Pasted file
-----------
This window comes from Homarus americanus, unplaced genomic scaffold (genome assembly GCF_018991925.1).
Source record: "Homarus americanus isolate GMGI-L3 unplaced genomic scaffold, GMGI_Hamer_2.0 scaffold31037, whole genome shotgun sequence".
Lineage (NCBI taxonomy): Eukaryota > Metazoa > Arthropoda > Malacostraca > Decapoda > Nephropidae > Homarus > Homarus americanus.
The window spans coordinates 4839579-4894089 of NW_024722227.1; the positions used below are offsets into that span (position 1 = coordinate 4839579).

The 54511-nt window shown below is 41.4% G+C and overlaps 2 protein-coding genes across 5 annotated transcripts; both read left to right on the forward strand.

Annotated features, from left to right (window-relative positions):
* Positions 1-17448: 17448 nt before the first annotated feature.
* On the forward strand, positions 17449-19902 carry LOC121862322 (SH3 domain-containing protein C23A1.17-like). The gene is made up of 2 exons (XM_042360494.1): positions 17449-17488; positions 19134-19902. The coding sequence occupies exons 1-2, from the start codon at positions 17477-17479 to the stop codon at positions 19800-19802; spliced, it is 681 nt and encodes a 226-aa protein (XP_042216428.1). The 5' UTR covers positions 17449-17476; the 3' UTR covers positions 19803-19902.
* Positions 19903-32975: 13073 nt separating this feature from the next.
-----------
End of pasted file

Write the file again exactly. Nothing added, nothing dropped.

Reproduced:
This window comes from Homarus americanus, unplaced genomic scaffold (genome assembly GCF_018991925.1).
Source record: "Homarus americanus isolate GMGI-L3 unplaced genomic scaffold, GMGI_Hamer_2.0 scaffold31037, whole genome shotgun sequence".
Lineage (NCBI taxonomy): Eukaryota > Metazoa > Arthropoda > Malacostraca > Decapoda > Nephropidae > Homarus > Homarus americanus.
The window spans coordinates 4839579-4894089 of NW_024722227.1; the positions used below are offsets into that span (position 1 = coordinate 4839579).

The 54511-nt window shown below is 41.4% G+C and overlaps 2 protein-coding genes across 5 annotated transcripts; both read left to right on the forward strand.

Annotated features, from left to right (window-relative positions):
* Positions 1-17448: 17448 nt before the first annotated feature.
* On the forward strand, positions 17449-19902 carry LOC121862322 (SH3 domain-containing protein C23A1.17-like). The gene is made up of 2 exons (XM_042360494.1): positions 17449-17488; positions 19134-19902. The coding sequence occupies exons 1-2, from the start codon at positions 17477-17479 to the stop codon at positions 19800-19802; spliced, it is 681 nt and encodes a 226-aa protein (XP_042216428.1). The 5' UTR covers positions 17449-17476; the 3' UTR covers positions 19803-19902.
* Positions 19903-32975: 13073 nt separating this feature from the next.